If the ascension of Savarkar as the guiding light of India’s governance paradigm is indeed complete, the substantive citizenship rights of Muslims and Christians — like Article 370 — might well erode and become history soon.

The author is a research scholar in political science at the University of Delhi. Views are personal.


Also read: Modi’s Hindutva 2.0 written on Varanasi walls: Temple restoration, not mosque demolition


 

Subscribe to our channels on YouTube & Telegram

Why news media is in crisis & How you can fix it

India needs free, fair, non-hyphenated and questioning journalism even more as it faces multiple crises.

But the news media is in a crisis of its own. There have been brutal layoffs and pay-cuts. The best of journalism is shrinking, yielding to crude prime-time spectacle.

ThePrint has the finest young reporters, columnists and editors working for it. Sustaining journalism of this quality needs smart and thinking people like you to pay for it. Whether you live in India or overseas, you can do it here.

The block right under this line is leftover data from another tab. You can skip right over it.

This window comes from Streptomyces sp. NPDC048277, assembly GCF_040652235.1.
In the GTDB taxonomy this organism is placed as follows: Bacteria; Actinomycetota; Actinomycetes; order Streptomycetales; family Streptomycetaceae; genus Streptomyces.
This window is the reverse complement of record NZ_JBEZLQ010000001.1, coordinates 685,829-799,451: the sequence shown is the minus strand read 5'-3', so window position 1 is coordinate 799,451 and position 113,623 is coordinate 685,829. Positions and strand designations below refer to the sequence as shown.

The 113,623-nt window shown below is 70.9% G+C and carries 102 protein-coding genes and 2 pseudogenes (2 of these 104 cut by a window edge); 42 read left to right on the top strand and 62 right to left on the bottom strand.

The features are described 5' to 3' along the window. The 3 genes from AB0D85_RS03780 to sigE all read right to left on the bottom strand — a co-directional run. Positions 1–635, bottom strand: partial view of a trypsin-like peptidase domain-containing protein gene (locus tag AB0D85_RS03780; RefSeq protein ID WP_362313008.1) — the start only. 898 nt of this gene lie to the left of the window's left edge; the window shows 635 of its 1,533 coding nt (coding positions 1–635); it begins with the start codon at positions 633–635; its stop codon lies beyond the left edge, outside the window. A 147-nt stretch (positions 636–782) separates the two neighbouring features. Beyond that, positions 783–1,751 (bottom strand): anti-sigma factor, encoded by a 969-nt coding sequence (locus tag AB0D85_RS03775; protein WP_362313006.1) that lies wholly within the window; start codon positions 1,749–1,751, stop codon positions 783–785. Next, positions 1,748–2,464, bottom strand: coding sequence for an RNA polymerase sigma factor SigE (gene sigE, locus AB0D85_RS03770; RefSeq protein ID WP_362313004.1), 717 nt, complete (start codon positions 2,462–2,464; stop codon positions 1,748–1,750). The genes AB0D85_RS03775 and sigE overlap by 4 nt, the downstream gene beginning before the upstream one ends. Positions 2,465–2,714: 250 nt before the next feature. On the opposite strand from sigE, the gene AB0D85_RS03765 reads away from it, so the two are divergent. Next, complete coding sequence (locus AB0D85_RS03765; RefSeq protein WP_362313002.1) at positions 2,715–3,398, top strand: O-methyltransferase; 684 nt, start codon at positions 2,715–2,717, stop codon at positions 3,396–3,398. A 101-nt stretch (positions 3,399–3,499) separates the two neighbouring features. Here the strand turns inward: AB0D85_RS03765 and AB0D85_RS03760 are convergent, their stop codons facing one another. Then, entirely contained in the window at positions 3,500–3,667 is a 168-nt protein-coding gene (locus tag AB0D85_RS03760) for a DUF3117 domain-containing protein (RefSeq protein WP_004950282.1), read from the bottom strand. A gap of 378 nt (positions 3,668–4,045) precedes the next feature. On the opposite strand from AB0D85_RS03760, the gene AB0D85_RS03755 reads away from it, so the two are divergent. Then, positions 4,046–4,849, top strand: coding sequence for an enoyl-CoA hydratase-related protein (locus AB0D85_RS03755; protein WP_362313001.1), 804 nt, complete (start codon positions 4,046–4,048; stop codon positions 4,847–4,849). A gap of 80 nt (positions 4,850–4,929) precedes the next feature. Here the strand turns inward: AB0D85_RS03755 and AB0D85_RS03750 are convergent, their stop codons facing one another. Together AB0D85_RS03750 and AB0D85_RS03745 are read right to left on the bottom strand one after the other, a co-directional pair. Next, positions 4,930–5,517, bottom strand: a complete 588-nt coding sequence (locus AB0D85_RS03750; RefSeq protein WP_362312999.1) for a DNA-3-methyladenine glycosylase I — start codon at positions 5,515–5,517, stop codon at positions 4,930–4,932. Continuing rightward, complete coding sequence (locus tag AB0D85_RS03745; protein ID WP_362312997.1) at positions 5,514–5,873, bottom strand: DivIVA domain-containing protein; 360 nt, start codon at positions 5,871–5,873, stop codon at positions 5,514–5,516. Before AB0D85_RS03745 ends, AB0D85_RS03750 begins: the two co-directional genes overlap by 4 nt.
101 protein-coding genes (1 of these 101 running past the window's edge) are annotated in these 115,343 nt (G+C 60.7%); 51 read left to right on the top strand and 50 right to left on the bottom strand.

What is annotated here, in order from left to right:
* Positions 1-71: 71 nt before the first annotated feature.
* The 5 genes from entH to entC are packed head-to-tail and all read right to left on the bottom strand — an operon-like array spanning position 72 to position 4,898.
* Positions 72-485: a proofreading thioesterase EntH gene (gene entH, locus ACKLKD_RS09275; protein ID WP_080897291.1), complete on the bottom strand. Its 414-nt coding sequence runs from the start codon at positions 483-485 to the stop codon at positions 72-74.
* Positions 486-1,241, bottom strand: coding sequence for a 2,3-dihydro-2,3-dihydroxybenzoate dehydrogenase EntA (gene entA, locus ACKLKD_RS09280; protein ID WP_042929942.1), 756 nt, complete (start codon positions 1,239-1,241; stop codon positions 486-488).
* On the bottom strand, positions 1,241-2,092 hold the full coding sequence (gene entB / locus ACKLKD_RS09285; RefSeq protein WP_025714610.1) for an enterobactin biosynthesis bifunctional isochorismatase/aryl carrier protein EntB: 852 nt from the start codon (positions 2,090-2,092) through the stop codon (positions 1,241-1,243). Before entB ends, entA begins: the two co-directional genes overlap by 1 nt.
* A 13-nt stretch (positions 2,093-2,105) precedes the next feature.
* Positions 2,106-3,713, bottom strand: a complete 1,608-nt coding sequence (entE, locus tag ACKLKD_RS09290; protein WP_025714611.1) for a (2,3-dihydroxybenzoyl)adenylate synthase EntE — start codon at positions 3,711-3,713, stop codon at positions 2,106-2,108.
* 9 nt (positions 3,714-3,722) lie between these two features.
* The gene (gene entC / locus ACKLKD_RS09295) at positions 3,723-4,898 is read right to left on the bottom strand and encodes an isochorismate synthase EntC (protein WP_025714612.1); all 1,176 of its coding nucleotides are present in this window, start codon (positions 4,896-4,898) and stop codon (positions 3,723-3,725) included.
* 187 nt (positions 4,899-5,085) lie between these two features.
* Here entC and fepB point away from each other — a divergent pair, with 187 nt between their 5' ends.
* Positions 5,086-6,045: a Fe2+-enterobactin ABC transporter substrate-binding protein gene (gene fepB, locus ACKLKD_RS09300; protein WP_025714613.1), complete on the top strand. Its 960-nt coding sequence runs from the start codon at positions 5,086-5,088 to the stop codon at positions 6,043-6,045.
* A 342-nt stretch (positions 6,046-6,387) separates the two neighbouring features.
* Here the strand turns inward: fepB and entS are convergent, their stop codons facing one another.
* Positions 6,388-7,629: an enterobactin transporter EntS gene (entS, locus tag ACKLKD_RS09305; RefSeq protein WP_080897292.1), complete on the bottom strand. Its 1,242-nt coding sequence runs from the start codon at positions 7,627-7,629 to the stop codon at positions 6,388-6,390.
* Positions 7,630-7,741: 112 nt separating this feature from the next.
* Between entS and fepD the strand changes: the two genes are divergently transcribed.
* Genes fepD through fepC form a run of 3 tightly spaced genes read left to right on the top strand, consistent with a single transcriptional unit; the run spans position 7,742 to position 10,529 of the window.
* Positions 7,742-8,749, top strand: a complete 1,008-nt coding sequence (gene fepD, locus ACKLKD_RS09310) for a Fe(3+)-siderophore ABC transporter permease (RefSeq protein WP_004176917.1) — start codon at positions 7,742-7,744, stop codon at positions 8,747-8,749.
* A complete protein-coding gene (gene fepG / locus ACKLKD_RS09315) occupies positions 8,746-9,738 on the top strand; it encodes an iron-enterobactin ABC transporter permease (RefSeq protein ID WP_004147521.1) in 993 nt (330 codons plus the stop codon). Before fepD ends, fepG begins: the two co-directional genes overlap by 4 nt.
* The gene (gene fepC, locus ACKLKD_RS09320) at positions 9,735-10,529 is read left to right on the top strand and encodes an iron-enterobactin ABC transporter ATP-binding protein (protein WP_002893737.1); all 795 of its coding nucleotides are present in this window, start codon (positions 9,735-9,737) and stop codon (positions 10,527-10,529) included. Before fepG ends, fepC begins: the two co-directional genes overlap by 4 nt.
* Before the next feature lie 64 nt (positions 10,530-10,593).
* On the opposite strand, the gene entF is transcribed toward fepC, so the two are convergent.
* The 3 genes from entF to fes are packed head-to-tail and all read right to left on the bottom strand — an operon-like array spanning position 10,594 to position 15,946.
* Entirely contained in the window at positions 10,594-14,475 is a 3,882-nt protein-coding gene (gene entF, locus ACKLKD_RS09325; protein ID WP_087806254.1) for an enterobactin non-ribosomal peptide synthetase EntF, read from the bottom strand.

Support Our Journalism

10 Comments Share Your Views

10 COMMENTS

  1. Ali is a research scholar in Delhi University. Difficult to appreciate his article with fully biased views. If India is to become a strong power in the world under BJP rule in next decade, would it be a Hindu nation that has become so? If so, just to prove otherwise, can India afford to remain weak just to satisfy a few ? Minorities should generally support BJP and create a constituency and vote bank for them instead of sulking and opposing it. Otherwise majoritarian politics will automatically take over by default. BJPs core issues are well known and there is general consensus on them. Every Indian has constitutional rights well protected by its Supreme Court. So no one has to be worried on this count. If minority wants to be counted as a political force, it must go beyond usual hard attitudes. Otherwise, BJP has rewritten the usual appeasement rules of Indian politics of divide and rule. It is time scholars like Ali create positive atmosphere for minorities rather than isolating them from mainstream.

  2. Right-wing in India is not a monolith, there are 50 shades of grey in divergence 🙂 RSS thinks that change needs to be bottoms up, society needs to change first to initiate the needed change at the top, how much ever long it takes. Whereas VD & Hindu Mahasabha aim was always political power first, then change the society with that power. VD probably was influenced by the October revolution when a handfull of fanatics took over the reins of a mindbogglingly wast country; a proof in his mind probably, that structure & organization is secondary to will to power. But when both views start to converge, as we are seeing now, we get something thats very difficult to resist.